|This, should scare you.|
I ventured this morning into a web journey spurred by ESPN's inane logic that broadcaster Robert Lee, an Asian, should not broadcast the University of Virginia football game (clearly as a result of the recent violence in Charlottesville though they claim otherwise). The political correctness was galling and offensive. Imagine the reaction broadcaster Robert Lee must be having to his switch to another game, simply because his name resembles that of a historical figure from 150 years ago who is currently not in vogue on the unhinged left.
For those of you who missed it:
But that was merely the start of my web journey. I wanted to know why ESPN has become so political in recent years. ESPN is, as is ABC, owned by the Walt Disney Company. That's a $40 billion conglomerate. ABC has clearly not been overly friendly to the president. But neither has Disney, for a number of reasons.
That got me thinking. With Fox seemingly slipping slightly leftward, what's a conservative going to have to do for news and media in the future? The problem I spoke about back in 2008 is the old saw about the media being the message. Conservatives have precious little influence on the media narrative, and what the right does control is often establishment Republican types at the helm.
So what to do? There are options. We could continue complaining about the media but where has that gotten us so far? A more robust course would be to start seeing journalism, government, teaching and entertainment as viable career options as conservatives and slowly infiltrate the offending institutions the way the liberals have already so effectively done. That's good, except that the hubris we are seeing today is the culmination of decades of tireless socialist drive toward that end that includes the inculcation of the wealthy and establishment Republicans into their cadre of villainous traitors to America. It's not clear America has the time left any more to wait out that solution.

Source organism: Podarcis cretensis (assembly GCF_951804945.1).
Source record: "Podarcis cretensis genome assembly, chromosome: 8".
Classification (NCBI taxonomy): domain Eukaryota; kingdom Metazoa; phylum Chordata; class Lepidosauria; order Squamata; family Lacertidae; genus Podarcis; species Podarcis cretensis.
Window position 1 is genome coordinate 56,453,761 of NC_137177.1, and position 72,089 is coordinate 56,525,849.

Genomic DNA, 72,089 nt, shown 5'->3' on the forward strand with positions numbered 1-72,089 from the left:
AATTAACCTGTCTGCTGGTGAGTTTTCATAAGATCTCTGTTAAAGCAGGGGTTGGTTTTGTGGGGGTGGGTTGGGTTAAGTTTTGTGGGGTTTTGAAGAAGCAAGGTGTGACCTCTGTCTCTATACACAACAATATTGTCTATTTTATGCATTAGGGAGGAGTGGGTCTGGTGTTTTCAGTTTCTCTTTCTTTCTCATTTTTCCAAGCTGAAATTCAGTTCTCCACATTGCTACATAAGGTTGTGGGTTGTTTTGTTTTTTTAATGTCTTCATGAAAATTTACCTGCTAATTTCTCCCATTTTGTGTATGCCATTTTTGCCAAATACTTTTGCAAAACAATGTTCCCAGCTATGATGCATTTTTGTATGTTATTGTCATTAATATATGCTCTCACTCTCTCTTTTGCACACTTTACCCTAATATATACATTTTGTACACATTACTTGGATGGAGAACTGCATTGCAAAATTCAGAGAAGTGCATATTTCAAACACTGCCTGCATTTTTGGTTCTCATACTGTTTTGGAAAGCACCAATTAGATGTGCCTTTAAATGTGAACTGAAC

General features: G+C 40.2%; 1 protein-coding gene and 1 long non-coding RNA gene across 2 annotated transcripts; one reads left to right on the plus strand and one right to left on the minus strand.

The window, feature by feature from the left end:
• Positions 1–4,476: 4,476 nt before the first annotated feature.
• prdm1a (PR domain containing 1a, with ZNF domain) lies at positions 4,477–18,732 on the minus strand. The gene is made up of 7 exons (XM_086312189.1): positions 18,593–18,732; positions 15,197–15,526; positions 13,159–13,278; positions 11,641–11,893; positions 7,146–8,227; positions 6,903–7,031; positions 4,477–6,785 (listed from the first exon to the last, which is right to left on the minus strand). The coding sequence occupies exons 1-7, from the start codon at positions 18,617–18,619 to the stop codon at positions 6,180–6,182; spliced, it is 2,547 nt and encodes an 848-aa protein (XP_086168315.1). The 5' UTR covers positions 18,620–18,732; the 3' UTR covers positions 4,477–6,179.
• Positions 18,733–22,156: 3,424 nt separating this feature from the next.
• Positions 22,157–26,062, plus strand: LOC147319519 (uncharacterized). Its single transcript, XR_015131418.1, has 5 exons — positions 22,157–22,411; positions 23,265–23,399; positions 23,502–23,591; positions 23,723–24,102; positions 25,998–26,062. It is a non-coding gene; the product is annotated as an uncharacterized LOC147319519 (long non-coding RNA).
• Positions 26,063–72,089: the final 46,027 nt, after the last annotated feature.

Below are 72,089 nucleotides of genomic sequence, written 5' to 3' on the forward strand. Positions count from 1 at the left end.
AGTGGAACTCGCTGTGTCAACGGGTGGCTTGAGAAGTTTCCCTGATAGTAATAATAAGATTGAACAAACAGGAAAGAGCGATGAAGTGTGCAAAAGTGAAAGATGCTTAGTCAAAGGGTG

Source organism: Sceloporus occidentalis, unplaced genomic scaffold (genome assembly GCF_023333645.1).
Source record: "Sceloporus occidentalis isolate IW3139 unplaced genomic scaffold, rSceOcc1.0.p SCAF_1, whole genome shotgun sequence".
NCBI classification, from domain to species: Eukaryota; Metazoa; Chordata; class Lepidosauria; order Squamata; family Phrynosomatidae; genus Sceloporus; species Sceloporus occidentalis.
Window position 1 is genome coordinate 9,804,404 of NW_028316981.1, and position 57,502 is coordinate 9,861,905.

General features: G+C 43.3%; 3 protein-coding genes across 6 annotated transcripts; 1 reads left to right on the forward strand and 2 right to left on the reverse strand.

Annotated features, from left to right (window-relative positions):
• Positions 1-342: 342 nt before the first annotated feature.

Other options? Conservatives could co-opt the typical solution employed by the Left - protests, marches and boycotts. The problem with that is, as a conservative when you look at an ANTIFA march, what are you thinking to yourself? "Idiots". "Snowflakes". "Zombies". What do you suppose the Left thinks when there's a Tea Party march? "Rubes". "Uneducated hicks". "Racists". "Idiots". Protests make great television maybe but not convincing arguments.
All of which brings me to my suggestion. What is it that conservatism regards as the best economic system in the world? Capitalism. And what does capitalism espouse? Private ownership. What does every major media player have? SHAREHOLDERS. If you own the company, you can dictate the direction it goes. Ownership takes the medium and therefore owns the message. Jeff Bezos had an agenda so he bought the Washington Post, and changed it.
Now someone sitting in Iowa or West Virginia can't buy out all the shares of the Walt Disney Company. But millions of conservative voters can, and should consider a coordinated effort to do just that. Well not exactly that. Instead of Disney, the target should be Comcast. It's the largest media conglomerate in the world. It owns everything needed - major mainstream media (NBC, Telemundo, CNBC, A&E etc.) cable subscribers, digital cable subscribers, internet and even phone customers. It's also consistently ranked as the worst company in the country. It's a starkly obvious opportunity - a left-leaning megalith that people who use, don't even like. Get rid of the progressive liberals and repair the company's image in one fell swoop. Plus, you get to make dividends in the process.
Of course, besides the money, there's another hiccup. Comcast is publicly traded but is still a family-owned business. The Roberts family owns one third of voting shares. That's a hurdle but it's not a problem that cannot be solved. I say it's worth the shot despite the fact that the how to do it part requires a lot more discussion and organization.